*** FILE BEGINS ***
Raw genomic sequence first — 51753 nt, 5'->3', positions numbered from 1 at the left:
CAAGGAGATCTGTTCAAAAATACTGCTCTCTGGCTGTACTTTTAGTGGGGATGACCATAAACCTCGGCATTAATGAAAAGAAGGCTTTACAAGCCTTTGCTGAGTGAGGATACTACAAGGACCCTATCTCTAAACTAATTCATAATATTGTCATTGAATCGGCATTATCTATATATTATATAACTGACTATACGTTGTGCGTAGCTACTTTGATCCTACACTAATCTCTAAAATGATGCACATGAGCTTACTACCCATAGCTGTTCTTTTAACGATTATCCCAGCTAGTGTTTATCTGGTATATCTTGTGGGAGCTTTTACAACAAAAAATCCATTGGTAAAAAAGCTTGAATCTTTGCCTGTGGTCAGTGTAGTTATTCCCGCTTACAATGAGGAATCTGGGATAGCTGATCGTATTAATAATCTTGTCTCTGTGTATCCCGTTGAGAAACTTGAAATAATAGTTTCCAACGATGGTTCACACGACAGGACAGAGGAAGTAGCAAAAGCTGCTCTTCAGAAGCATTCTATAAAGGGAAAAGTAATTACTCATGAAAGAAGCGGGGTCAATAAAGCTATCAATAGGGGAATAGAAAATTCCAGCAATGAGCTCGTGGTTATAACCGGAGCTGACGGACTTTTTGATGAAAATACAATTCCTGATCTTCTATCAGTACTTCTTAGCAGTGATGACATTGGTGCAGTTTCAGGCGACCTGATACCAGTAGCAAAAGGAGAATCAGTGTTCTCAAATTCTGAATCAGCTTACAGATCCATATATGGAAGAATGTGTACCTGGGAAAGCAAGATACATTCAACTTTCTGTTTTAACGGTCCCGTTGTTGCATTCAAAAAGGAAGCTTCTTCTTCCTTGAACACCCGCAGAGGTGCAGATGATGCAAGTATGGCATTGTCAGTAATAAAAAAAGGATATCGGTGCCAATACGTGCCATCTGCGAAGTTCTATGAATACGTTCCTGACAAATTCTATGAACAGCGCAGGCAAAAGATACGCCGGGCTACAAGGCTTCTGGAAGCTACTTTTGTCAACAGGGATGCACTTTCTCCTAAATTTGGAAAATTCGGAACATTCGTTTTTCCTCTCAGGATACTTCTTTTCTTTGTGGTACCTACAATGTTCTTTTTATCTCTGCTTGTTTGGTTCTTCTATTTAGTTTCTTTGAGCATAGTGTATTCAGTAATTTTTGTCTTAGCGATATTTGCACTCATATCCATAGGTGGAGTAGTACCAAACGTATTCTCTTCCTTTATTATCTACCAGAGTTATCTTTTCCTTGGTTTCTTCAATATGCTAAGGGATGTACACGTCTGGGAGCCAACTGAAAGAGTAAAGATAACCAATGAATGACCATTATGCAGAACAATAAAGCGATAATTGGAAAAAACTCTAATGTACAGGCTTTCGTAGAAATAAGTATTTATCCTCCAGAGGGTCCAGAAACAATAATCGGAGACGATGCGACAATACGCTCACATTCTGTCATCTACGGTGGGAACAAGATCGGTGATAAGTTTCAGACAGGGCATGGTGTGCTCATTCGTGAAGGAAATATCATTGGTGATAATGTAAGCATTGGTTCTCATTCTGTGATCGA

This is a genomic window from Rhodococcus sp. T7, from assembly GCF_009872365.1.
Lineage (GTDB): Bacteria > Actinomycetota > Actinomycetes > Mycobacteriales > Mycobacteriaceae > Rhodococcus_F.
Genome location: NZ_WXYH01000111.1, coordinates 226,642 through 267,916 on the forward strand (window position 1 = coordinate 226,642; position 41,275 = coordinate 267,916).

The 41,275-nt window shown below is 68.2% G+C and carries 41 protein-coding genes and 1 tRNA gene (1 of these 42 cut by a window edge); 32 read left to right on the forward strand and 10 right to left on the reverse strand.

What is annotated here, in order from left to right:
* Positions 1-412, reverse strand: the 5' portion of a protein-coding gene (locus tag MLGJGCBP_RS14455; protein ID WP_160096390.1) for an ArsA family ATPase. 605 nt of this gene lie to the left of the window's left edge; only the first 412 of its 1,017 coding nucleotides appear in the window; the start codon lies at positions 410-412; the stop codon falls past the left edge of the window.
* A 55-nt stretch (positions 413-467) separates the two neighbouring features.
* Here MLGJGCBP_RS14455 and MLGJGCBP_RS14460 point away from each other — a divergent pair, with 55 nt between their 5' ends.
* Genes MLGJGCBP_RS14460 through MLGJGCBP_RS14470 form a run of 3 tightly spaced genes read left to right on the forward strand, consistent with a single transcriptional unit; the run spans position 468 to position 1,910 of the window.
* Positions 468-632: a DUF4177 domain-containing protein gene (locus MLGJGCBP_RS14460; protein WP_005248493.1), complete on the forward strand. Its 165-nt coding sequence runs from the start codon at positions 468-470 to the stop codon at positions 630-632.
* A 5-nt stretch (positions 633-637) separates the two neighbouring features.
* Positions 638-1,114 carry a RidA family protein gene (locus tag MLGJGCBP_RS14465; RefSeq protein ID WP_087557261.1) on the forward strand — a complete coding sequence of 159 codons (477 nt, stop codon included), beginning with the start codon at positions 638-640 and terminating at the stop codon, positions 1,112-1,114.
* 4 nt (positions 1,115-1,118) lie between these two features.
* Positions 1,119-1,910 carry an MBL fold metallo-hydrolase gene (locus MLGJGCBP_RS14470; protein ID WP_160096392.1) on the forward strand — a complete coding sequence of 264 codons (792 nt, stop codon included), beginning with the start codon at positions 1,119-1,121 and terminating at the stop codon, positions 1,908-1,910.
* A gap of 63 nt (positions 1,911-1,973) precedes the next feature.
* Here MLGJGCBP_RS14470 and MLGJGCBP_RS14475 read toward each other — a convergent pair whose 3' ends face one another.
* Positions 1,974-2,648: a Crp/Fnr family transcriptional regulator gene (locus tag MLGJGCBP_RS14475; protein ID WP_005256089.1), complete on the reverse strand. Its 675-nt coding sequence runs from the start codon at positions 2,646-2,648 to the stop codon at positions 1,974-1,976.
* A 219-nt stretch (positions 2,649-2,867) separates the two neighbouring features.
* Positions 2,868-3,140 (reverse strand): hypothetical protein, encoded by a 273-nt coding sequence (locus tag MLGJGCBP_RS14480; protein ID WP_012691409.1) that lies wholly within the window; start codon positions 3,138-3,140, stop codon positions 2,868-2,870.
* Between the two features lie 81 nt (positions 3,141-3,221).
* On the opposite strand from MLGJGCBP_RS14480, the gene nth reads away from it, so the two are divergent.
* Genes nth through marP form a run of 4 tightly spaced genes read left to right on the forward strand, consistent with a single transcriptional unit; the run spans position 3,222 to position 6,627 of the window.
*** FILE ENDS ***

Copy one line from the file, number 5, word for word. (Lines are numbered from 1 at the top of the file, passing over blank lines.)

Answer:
Genome location: NZ_WXYH01000111.1, coordinates 226,642 through 267,916 on the forward strand (window position 1 = coordinate 226,642; position 41,275 = coordinate 267,916).